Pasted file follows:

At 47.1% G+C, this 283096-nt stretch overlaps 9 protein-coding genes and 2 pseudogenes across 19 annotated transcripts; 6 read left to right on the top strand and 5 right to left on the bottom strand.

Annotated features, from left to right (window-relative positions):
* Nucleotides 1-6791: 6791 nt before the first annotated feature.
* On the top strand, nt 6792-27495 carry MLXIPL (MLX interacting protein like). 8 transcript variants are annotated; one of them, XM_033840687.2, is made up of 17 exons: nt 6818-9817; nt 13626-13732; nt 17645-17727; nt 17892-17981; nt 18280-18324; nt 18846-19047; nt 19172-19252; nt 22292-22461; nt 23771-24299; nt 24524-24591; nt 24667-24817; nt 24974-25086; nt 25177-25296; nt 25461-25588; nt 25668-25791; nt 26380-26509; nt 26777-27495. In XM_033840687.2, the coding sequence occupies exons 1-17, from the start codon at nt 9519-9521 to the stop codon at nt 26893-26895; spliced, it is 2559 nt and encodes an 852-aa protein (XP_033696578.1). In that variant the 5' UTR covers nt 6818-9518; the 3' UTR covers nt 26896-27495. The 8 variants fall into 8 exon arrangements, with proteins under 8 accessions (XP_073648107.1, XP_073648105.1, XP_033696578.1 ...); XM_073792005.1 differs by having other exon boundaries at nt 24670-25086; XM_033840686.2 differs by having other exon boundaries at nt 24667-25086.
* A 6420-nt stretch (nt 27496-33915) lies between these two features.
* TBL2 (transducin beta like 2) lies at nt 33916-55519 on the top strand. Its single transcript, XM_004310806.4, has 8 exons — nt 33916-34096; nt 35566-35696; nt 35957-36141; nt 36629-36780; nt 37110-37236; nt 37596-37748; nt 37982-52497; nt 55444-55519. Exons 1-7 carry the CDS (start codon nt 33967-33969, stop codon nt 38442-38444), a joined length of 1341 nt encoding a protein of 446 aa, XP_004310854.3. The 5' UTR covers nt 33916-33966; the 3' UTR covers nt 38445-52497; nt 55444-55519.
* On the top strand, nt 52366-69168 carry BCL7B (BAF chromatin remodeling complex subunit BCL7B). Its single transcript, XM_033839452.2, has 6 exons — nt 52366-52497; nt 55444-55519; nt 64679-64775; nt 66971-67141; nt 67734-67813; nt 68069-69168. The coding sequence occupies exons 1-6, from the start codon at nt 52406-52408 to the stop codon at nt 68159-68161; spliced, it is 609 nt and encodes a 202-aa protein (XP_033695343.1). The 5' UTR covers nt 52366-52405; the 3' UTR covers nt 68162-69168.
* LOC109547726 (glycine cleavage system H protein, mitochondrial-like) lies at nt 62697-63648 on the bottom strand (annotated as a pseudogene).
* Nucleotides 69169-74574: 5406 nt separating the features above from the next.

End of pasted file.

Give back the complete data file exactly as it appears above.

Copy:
At 47.1% G+C, this 283096-nt stretch overlaps 9 protein-coding genes and 2 pseudogenes across 19 annotated transcripts; 6 read left to right on the top strand and 5 right to left on the bottom strand.

Annotated features, from left to right (window-relative positions):
* Nucleotides 1-6791: 6791 nt before the first annotated feature.
* On the top strand, nt 6792-27495 carry MLXIPL (MLX interacting protein like). 8 transcript variants are annotated; one of them, XM_033840687.2, is made up of 17 exons: nt 6818-9817; nt 13626-13732; nt 17645-17727; nt 17892-17981; nt 18280-18324; nt 18846-19047; nt 19172-19252; nt 22292-22461; nt 23771-24299; nt 24524-24591; nt 24667-24817; nt 24974-25086; nt 25177-25296; nt 25461-25588; nt 25668-25791; nt 26380-26509; nt 26777-27495. In XM_033840687.2, the coding sequence occupies exons 1-17, from the start codon at nt 9519-9521 to the stop codon at nt 26893-26895; spliced, it is 2559 nt and encodes an 852-aa protein (XP_033696578.1). In that variant the 5' UTR covers nt 6818-9518; the 3' UTR covers nt 26896-27495. The 8 variants fall into 8 exon arrangements, with proteins under 8 accessions (XP_073648107.1, XP_073648105.1, XP_033696578.1 ...); XM_073792005.1 differs by having other exon boundaries at nt 24670-25086; XM_033840686.2 differs by having other exon boundaries at nt 24667-25086.
* A 6420-nt stretch (nt 27496-33915) lies between these two features.
* TBL2 (transducin beta like 2) lies at nt 33916-55519 on the top strand. Its single transcript, XM_004310806.4, has 8 exons — nt 33916-34096; nt 35566-35696; nt 35957-36141; nt 36629-36780; nt 37110-37236; nt 37596-37748; nt 37982-52497; nt 55444-55519. Exons 1-7 carry the CDS (start codon nt 33967-33969, stop codon nt 38442-38444), a joined length of 1341 nt encoding a protein of 446 aa, XP_004310854.3. The 5' UTR covers nt 33916-33966; the 3' UTR covers nt 38445-52497; nt 55444-55519.
* On the top strand, nt 52366-69168 carry BCL7B (BAF chromatin remodeling complex subunit BCL7B). Its single transcript, XM_033839452.2, has 6 exons — nt 52366-52497; nt 55444-55519; nt 64679-64775; nt 66971-67141; nt 67734-67813; nt 68069-69168. The coding sequence occupies exons 1-6, from the start codon at nt 52406-52408 to the stop codon at nt 68159-68161; spliced, it is 609 nt and encodes a 202-aa protein (XP_033695343.1). The 5' UTR covers nt 52366-52405; the 3' UTR covers nt 68162-69168.
* LOC109547726 (glycine cleavage system H protein, mitochondrial-like) lies at nt 62697-63648 on the bottom strand (annotated as a pseudogene).
* Nucleotides 69169-74574: 5406 nt separating the features above from the next.